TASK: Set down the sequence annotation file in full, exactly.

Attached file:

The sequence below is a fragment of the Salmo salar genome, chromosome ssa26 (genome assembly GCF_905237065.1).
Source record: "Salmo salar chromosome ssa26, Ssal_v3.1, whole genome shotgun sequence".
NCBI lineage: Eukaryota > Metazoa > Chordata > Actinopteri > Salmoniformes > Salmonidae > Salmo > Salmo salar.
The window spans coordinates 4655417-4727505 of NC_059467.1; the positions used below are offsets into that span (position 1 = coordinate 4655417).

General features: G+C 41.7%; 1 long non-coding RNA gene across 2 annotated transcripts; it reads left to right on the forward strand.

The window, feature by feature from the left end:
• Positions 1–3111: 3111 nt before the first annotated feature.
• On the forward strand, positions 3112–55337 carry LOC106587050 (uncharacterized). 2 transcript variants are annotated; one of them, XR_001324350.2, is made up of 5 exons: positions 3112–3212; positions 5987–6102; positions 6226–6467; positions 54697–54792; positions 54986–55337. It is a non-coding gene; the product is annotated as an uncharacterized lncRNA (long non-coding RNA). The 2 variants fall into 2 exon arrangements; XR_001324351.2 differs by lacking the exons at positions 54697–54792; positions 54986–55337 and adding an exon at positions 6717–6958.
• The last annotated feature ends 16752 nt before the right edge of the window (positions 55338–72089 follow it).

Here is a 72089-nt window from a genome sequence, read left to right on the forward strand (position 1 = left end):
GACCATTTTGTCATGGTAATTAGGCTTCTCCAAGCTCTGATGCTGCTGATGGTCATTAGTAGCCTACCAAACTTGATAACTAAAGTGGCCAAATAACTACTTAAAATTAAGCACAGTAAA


The sequence below is a fragment of the Salmo salar genome, chromosome ssa26 (genome assembly GCF_905237065.1).
Source record: "Salmo salar chromosome ssa26, Ssal_v3.1, whole genome shotgun sequence".
NCBI lineage: Eukaryota > Metazoa > Chordata > Actinopteri > Salmoniformes > Salmonidae > Salmo > Salmo salar.
The window spans coordinates 4655417-4727505 of NC_059467.1; the positions used below are offsets into that span (position 1 = coordinate 4655417).

General features: G+C 41.7%; 1 long non-coding RNA gene across 2 annotated transcripts; it reads left to right on the forward strand.

The window, feature by feature from the left end:
• Positions 1–3111: 3111 nt before the first annotated feature.
• On the forward strand, positions 3112–55337 carry LOC106587050 (uncharacterized). 2 transcript variants are annotated; one of them, XR_001324350.2, is made up of 5 exons: positions 3112–3212; positions 5987–6102; positions 6226–6467; positions 54697–54792; positions 54986–55337. It is a non-coding gene; the product is annotated as an uncharacterized lncRNA (long non-coding RNA). The 2 variants fall into 2 exon arrangements; XR_001324351.2 differs by lacking the exons at positions 54697–54792; positions 54986–55337 and adding an exon at positions 6717–6958.
• The last annotated feature ends 16752 nt before the right edge of the window (positions 55338–72089 follow it).

Here is a 72089-nt window from a genome sequence, read left to right on the forward strand (position 1 = left end):
GACCATTTTGTCATGGTAATTAGGCTTCTCCAAGCTCTGATGCTGCTGATGGTCATTAGTAGCCTACCAAACTTGATAACTAAAGTGGCCAAATAACTACTTAAAATTAAGCACAGTAAA